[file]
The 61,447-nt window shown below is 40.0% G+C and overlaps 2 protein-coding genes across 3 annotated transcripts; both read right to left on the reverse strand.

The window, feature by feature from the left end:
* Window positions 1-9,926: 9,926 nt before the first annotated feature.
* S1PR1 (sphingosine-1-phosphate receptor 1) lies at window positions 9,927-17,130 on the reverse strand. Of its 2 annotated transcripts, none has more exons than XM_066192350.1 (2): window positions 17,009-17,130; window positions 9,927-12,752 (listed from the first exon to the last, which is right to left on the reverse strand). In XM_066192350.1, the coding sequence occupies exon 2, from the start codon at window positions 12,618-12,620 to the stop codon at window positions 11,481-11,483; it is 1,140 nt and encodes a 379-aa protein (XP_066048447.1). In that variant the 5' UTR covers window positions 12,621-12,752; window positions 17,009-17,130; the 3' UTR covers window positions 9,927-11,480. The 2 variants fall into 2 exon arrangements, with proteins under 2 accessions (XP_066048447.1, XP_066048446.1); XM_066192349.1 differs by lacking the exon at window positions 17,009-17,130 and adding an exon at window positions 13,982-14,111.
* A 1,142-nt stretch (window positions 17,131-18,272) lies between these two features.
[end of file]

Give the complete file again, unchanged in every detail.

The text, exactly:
The 61,447-nt window shown below is 40.0% G+C and overlaps 2 protein-coding genes across 3 annotated transcripts; both read right to left on the reverse strand.

The window, feature by feature from the left end:
* Window positions 1-9,926: 9,926 nt before the first annotated feature.
* S1PR1 (sphingosine-1-phosphate receptor 1) lies at window positions 9,927-17,130 on the reverse strand. Of its 2 annotated transcripts, none has more exons than XM_066192350.1 (2): window positions 17,009-17,130; window positions 9,927-12,752 (listed from the first exon to the last, which is right to left on the reverse strand). In XM_066192350.1, the coding sequence occupies exon 2, from the start codon at window positions 12,618-12,620 to the stop codon at window positions 11,481-11,483; it is 1,140 nt and encodes a 379-aa protein (XP_066048447.1). In that variant the 5' UTR covers window positions 12,621-12,752; window positions 17,009-17,130; the 3' UTR covers window positions 9,927-11,480. The 2 variants fall into 2 exon arrangements, with proteins under 2 accessions (XP_066048447.1, XP_066048446.1); XM_066192349.1 differs by lacking the exon at window positions 17,009-17,130 and adding an exon at window positions 13,982-14,111.
* A 1,142-nt stretch (window positions 17,131-18,272) lies between these two features.